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China’s future may hinge on hundreds of smaller cities

Fengdu, a small city by China standards with 850,000 people, is more livable than China's mega-cities but still prospering from urbanization. (Harvey Barrison/flickr/cc)

As China’s megacities struggle to cope with pollution, congestion and sprawl, the nation’s small- and mid-sized cities are flourishing. Andrew Browne reports for the Wall Street Journal that medium-sized cities such as Fengdu are economic engines for a burgeoning middle class.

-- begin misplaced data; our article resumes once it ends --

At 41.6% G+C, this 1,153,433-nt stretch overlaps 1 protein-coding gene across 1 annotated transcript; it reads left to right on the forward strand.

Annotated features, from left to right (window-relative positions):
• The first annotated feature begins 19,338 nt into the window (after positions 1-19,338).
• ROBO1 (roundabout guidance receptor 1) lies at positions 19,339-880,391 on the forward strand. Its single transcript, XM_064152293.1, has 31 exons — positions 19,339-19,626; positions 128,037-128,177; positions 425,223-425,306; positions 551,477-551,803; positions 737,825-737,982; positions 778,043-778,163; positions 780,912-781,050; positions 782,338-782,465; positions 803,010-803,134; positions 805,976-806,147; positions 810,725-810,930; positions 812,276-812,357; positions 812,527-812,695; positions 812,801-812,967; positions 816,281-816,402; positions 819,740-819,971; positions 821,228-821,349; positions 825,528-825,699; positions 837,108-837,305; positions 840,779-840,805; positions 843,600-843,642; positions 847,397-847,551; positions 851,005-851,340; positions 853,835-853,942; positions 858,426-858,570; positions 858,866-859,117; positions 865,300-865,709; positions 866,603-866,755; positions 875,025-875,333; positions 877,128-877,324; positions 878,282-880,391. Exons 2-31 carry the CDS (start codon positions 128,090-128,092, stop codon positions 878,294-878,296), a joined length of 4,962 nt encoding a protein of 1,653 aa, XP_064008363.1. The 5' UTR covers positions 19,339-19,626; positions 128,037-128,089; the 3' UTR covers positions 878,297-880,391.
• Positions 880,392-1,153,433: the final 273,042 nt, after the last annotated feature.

With a population of 850,000, Fengdu would be considered large in many countries. In China, its relatively modest size makes it easier to manage, and far more livable than mega-cities like Beijing and Guangzhou. “That economic transformation is on display in Fengdu,” Browne writes. Jobs are plentiful, wages are rising, sales of consumer goods are up and there’s a brisk tourist trade.

China’s roughly 1,600 smaller cities are an integral part its urban landscape. About 40 percent of the nation’s population of 1.3 billion resides in them, the article says. It’s a segment that accounts for 42 percent of China’s gross domestic product. “Small cities are China’s future,” Browne writes. “If these striving cities lose momentum, China fails.” 

Source: 
Wall Street Journal

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